Skip to content

2022 SPORT GLIDE | THRASH METAL

Harley has left the Sport Glide off the updates list since 2018 and that’s both good and bad.

2022 Harley-Davidson Sport Glide

Back in 2019 Harley-Davidson Australia invited AMCN to take its all-new Softail range for a fang around Eastern Creek – better known these days as Sydney Motorsport Park. Granted it’s a strange place to test Harley’s but it certainly highlighted how much better the new Softail platform was compared the previous generation. Although all models were better than their predecessors there was one bike that really stood out for me and that was the Sport Glide – a new model released in 2018 along with Harley’s new FDXR which was getting the lion’s share of publicity. I liked the look of the Sport Glide for the most part, but what made it stand out was how much fun it was to ride around SMSP.

2022 Harley-Davidson Sport Glide

It may not look it on the specs sheet, but Sport Glide is an appropriate name when compared to the other cruisers in Harley’s cruiser range because it’s quite a capable steerer despite its forward controls, average ground clearance and portly dimensions and it was my favourite bike of the Softail range.

But for the four-years the Sport has been left off Harley’s update list and the 2022 version is unchanged from the model released in 2018. The entire cruiser range is now fitted with either the 114 or 117ci Milwaukee-Eight twin except for the Sport Glide and the Softail Standard and the latter is $6755 cheaper so fair enough.

Having ridden 114ci and 117ci versions of the Milwaukee-Eight the 107 feels a sluggish and sedate in comparison. That’s not to say that the 107ci is slow or gutless, it’s still a 1745cc V-Twin packing 61 kW of power at 5020 rpm and 139Nm of torque at just 3500rpm. But it’s giving away 10kw of power and 29Nm torque to the 117ci Milwaukee-Eight and 107ci that was once enough to punch the excitement buttons when riding the Sport Glide now seems sleepy compared to models sporting larger capacity M8s.

Squirt from the 107 is channelled through a typically clunky but reliable six-speed gearbox with belt drive getting the mumbo to the rear wheel. I’m still waiting for Harley to add clutch cable adjustment at the lever rather than having it located on the front downtube. Like so many Harleys I’ve ridden the clutch drags ever so slightly, making find neutral an infuriating chore and there’s never enough external cable adjustment available to tune it out.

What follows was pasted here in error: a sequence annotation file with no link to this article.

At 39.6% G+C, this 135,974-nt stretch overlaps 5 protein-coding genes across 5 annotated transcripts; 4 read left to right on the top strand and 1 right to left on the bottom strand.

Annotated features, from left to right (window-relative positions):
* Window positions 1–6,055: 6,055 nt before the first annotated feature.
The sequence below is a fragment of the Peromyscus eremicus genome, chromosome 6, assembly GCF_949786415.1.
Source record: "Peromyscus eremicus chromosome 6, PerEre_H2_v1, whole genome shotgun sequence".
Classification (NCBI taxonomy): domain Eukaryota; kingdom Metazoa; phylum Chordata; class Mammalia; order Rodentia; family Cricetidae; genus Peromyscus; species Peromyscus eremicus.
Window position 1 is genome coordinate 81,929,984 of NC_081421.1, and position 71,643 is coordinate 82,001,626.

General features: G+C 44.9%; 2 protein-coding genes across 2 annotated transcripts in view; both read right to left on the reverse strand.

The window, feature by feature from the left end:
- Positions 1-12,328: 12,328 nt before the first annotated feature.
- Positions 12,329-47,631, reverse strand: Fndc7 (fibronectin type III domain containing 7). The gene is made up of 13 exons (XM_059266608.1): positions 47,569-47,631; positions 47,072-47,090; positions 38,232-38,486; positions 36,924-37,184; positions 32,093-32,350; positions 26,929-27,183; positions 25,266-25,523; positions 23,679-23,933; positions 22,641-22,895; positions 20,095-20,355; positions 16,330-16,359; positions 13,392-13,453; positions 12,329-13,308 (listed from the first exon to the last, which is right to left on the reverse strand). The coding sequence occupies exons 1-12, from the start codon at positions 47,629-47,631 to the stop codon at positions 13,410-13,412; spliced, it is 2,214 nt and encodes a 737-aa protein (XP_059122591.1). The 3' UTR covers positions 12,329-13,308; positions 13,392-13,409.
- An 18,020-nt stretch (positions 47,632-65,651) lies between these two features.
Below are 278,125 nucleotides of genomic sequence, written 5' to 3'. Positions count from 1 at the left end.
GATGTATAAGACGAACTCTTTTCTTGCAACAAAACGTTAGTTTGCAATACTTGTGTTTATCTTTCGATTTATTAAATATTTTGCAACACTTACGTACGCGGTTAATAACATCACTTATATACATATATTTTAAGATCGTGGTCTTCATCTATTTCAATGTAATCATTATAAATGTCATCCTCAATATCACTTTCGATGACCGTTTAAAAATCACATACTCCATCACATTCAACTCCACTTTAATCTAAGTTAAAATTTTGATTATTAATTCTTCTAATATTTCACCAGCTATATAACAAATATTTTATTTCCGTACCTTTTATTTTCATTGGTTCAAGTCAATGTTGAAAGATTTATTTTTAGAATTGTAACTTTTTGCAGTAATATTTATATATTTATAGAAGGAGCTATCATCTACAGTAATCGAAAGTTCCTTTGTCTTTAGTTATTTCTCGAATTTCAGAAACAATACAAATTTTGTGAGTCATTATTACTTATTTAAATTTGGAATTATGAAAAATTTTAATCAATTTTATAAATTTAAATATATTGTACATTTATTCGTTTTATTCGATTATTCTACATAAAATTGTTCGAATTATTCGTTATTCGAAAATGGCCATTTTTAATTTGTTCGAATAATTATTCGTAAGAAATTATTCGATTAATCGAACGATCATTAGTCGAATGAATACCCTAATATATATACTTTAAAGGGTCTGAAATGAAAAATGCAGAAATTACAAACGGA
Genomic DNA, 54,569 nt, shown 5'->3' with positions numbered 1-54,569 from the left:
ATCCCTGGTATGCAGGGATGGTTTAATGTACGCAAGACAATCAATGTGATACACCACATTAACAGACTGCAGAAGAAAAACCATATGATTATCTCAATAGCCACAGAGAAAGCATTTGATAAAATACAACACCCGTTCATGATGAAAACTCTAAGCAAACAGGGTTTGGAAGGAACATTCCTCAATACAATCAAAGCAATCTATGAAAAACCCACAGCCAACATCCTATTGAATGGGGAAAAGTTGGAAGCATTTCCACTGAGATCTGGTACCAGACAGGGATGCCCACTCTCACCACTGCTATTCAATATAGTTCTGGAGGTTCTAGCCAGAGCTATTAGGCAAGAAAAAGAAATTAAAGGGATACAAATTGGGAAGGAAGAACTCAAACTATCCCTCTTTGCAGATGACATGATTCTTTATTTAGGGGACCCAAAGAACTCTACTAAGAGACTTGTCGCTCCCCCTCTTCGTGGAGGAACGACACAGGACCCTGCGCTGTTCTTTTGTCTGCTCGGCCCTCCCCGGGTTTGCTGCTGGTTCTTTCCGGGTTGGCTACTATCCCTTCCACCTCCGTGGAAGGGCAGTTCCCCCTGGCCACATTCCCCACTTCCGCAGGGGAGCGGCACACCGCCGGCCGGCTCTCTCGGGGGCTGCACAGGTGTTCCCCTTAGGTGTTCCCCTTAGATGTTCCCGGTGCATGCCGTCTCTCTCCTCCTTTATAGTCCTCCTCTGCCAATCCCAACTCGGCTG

2022 Harley-Davidson Sport Glide

Combustion gases exit through a two into one exhaust that sounds crap. No one really cares because like tissues, modern music and the Morrison liberal government the standard exhaust should be promptly discarded and forgotten about.

The Sport Glide has stood the test of time in the handling stakes better than its powerplant has. That should be no surprise as it runs the same tubular steel frame with rectangular section backbone as the rest of Harley’s cruiser range and the frame hasn’t changed since 2018.

You’ll find a set of non-adjustable 43mm USD forks up front with a similar spec to that used on the marque’s Fat Bob and Low Rider S and the same preload adjustable Showa hidden monoshock you’ll find on the rest of the range.

The Showa front forks work just fine, adjustment would be nice to have but for your average rider doing cruisery things it’s not needed, and Harley’s standard setup is bang on the money front and rear. The rear end preload adjustment can be tinkered easily thanks to a remote preload adjuster situated below your right arsecheek and came in handy when I needed to compensate for the camping gear I lashed to the Glide for a weekend camping trip.

2022 Harley-Davidson Sport Glide

Unlike the Low and the Bob that both run a twin disc setup on the front the Sport Glide runs a single disc – a very un-sport like thing to do. The single disc USD fork is unique to the Sport Glide, nothing in the range runs it and I wonder why H-D doesn’t just run the twin disc setup from its stablemates on the thing and improve braking significantly.

As it rolls from the factory the Glide sports a single 300mm front disc with a four-piston caliper, that, in normal riding mode goes ok. Anyone used to single disc front Harley’s knows that they have the feel of a wet cork sanding block and the Sport Glide in no different, but the outright power is there to pull up the 317kg rig when you’re cruising around town which is where a cruiser like the Glide is meant to be.

As you’re speed increases though the Glide struggles to pull you up in a way that’s akin to most modern bikes I’ve ridden. I love Harley’s but Milwaukee coloured glasses aren’t enough to overlook how scungy the front brakes are by 2022 standards.

The rear sports a 292mm disc gripped by a twin-piston caliper and like most Harley’s I’ve ridden it’s damn near perfect – heaps of power and bucket loads of feel and perfect for pulling a heavy beast around a tight turn or just navigating the lane split home without taking out some poor saps mirror.

2022 Harley-Davidson Sport Glide